Nurses are getting help from robots with scheduling tasks on labor floor. A new system that can anticipate room assignments and suggest which nurses to assign to patients for C-sections and other procedures provided satisfactory recommendations to nurses 90 percent of the time. Today’s robots are awkward co-workers because they are often unable to predict what humans need. In hospitals, robots are employed to perform simple tasks such as delivering supplies and medications.But they have to be explicitly told what to do.
A team from MIT’s Computer Science and Artificial Intelligence Laboratory (CSAIL) thinks that this will soon change. They also think that robots might be most effective by helping humans perform one of the most complex tasks of all.
From visiting hospitals and factories, Shah and Gombolay found that a subset of workers are extremely strong schedulers. But they can’t easily transfer that knowledge to colleagues.”Figuring out what makes certain people good at this often seems like a mystery,” Gombolay says. “Being able to automate the task of learning from experts — and to then generalize it across industries — could help make many businesses run more efficiently.”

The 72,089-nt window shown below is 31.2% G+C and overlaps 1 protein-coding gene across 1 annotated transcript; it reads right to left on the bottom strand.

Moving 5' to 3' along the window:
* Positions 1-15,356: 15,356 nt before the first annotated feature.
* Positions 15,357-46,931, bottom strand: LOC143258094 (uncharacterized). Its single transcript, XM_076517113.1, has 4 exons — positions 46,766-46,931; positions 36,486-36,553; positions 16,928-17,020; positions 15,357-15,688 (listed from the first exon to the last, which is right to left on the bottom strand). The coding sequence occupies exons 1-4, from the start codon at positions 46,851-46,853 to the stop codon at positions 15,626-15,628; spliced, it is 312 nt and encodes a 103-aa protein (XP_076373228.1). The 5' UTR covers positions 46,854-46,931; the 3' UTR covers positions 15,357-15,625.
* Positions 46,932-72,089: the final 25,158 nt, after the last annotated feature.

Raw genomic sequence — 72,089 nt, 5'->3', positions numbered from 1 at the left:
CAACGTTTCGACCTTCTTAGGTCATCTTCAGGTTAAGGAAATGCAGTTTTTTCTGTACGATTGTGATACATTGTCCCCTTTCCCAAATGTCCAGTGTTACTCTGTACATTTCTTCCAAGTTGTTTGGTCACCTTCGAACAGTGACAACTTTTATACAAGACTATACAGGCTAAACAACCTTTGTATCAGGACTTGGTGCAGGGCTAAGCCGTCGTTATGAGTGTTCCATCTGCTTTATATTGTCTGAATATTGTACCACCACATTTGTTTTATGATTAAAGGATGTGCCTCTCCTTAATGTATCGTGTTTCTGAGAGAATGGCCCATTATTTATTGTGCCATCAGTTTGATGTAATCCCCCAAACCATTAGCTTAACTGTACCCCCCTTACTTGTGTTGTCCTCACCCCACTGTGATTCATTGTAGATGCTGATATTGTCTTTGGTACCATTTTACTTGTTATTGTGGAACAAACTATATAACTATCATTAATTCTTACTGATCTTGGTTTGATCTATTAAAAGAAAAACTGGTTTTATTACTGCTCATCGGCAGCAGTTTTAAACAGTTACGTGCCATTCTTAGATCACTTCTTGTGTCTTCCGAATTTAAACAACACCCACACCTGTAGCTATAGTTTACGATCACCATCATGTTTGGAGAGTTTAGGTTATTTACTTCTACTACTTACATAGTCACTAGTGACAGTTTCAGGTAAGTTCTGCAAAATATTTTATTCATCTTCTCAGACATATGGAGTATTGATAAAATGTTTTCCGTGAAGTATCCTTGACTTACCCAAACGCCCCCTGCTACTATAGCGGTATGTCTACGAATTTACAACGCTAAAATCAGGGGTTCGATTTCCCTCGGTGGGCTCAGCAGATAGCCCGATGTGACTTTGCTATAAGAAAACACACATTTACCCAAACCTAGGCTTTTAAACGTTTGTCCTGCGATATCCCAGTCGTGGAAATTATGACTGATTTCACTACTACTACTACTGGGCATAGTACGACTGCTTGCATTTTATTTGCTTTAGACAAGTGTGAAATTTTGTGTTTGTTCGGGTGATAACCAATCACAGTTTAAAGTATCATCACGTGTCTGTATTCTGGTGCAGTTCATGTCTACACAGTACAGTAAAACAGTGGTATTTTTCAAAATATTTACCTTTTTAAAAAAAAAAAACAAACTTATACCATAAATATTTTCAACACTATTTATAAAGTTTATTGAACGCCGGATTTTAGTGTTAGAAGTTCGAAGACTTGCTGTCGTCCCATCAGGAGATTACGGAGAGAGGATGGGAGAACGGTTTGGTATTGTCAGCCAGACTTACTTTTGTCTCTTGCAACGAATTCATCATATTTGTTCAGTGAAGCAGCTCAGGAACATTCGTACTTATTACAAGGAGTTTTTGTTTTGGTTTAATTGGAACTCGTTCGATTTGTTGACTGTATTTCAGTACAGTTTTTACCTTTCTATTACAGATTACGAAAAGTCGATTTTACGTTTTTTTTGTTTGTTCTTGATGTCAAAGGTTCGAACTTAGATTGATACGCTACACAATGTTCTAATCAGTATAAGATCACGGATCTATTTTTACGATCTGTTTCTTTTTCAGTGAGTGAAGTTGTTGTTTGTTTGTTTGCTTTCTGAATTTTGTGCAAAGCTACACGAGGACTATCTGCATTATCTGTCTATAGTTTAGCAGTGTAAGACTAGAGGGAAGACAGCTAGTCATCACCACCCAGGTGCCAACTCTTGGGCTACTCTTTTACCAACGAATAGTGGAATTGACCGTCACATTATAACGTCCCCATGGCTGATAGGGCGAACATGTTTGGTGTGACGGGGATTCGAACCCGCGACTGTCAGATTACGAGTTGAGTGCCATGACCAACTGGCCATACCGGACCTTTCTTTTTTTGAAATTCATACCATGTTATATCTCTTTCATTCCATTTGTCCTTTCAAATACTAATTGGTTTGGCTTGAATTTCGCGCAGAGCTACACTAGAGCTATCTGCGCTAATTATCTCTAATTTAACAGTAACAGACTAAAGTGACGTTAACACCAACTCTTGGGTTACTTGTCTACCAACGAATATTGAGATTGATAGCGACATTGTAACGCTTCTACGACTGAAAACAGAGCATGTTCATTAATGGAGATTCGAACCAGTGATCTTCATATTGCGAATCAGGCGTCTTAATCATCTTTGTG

A particularly tough place for scheduling are hospitals. Labor wards’ head nurses have to try to predict when a woman will arrive in labor. And how long labor will take, and which patients will become sick enough to require C-sections or other procedures.
Like many AI systems, the team’s robot was trained via “learning from demonstration,” which involves observing humans’ performances of tasks. Gombolay says researchers have never been able to apply this technique to scheduling. He said because of the complexity of coordinating multiple actions that can be very dependent on each other.
To overcome this, the team trained its system to look at several actions that human schedulers make. The team also has to compare them to all the possible actions that are not made at each of those moments in time. From there, it developed a scheduling policy that can respond dynamically to new situations that it has not seen before.